Meet a scientist who's helping to create a 'shared vision' for future rewilding

Image credit: Sally Hawkins

Dr Sally Hawkins (formerly a PhD student at the University of Cumbria, and currently a postdoctoral research associate at that university's Institute of Science and Environment) works closely with the Rewilding Thematic Group (RTG) of the IUCN's Commission for Ecosystem Management, helping them to develop guidelines on rewilding.

In a new study in Frontiers in Conservation Science, which she authored together with her former academic supervisors Profs Ian Convery and Steve Carver, Hawkins proposed new conceptual tools for wildlife practitioners, based on data from rewilding organizations, case studies, and research.

About her work for the RTG, she writes: "Rewilding is a fascinating topic as it is a real mix of theory and on-the-ground application with many diverse influences. I saw this as a unique challenge to try and understand what rewilding is – what connects rewilding projects and theories despite all the differences – to create guidelines and a framework to reflect rewilding’s plurality while providing some common ground and a shared vision for all those promoting it."

As part of our Frontier Scientist series, Dr Hawkins caught up with Frontiers to tell us about her career and research.

What inspired you to become a researcher?

I have not followed a traditional route into research. I grew up in a small town in South Africa at a time when women were not encouraged to follow STEM careers. I did my undergraduate and Masters degree in literature and ended up working in academic publishing where I became fascinated by research and the impact it can have in solving some of the complex issues we’re facing in contemporary society. I spent years wishing I was a researcher before having the courage to change careers.

I moved to the Lake District from London and started the first year of a BSc in Conservation Biology at the University of Cumbria. I was particularly interested in conservation biology because of my experience of moving from a very wild landscape in South Africa to a very ecologically degraded landscape in the UK. I became very interested in looking at how human-nature relationships are influenced by different contexts.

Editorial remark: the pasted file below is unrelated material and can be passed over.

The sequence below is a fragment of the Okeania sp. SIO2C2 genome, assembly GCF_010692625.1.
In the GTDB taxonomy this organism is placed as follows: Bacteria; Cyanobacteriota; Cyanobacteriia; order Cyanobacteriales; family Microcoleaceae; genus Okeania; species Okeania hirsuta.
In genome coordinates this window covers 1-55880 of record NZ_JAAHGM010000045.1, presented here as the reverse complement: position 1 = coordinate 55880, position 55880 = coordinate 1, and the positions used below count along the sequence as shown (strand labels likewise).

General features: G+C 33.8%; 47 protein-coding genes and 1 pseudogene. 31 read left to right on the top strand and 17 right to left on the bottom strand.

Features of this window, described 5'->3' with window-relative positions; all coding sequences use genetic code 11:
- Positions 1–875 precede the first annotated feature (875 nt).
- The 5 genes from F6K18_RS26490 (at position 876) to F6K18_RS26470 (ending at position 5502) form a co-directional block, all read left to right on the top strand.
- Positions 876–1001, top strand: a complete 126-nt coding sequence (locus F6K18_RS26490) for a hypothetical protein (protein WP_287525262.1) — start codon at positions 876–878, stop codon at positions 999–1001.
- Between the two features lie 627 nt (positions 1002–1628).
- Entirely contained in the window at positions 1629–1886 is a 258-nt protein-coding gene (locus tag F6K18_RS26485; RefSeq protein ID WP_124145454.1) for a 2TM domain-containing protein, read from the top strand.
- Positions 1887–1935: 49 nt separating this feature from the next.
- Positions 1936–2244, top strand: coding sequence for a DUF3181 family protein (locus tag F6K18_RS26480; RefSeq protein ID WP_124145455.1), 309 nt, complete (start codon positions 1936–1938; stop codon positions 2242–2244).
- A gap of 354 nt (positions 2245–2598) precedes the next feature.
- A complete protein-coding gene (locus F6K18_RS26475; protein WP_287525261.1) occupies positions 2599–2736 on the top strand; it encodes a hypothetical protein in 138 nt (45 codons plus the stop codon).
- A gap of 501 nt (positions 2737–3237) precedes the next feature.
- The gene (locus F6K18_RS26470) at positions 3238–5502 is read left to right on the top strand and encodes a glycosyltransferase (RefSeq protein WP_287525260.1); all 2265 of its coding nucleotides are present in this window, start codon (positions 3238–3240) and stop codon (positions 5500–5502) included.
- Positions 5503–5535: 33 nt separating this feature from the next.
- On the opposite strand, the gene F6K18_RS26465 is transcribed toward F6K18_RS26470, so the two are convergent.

I also started working part time at the Environment Agency and I became very involved in a lynx reintroduction project with Prof Ian Convery who suggested I do a PhD and became my supervisor! Myself, Ian, and others working on the lynx project then co-founded the Lifescape Project, a rewilding charity that has grown way beyond our initial expectations since we founded it in around 2019.

I finished my PhD in 2023 and am now working as a postdoctoral research associate with the University of Cumbria, although I have recently moved to Melbourne, Australia and am looking for opportunities to progress my career here.

Can you tell us about the research you’re currently working on?

I’m currently focusing on two projects. The first is continuing my work on rewilding guidelines with the IUCN's Rewilding Thematic Group. We’re running some workshops over the coming months and also working with a very diverse and experienced team of collaborators to bring the guidelines to fruition.

Two years ago, I also started working as a postdoctoral research associate with my PhD supervisors Prof Ian Convery and Prof Steve Carver. We’re running one of the workstreams in a multidisciplinary, UKRI-funded Treescapes project led by the University of Manchester.

CASTOR seeks to inform catchment-scale restoration drawing on research in ecology, hydrology, archaeology, social sciences, and arts-based research. I’m leading the social science workstream, which is using Q methodology to assess stakeholder priorities in three case study catchments in England. Working with such an enthusiastic and multidisciplinary team has been really exciting and interesting and our work is already influencing restoration in these catchment areas.

In your opinion, why is your research important?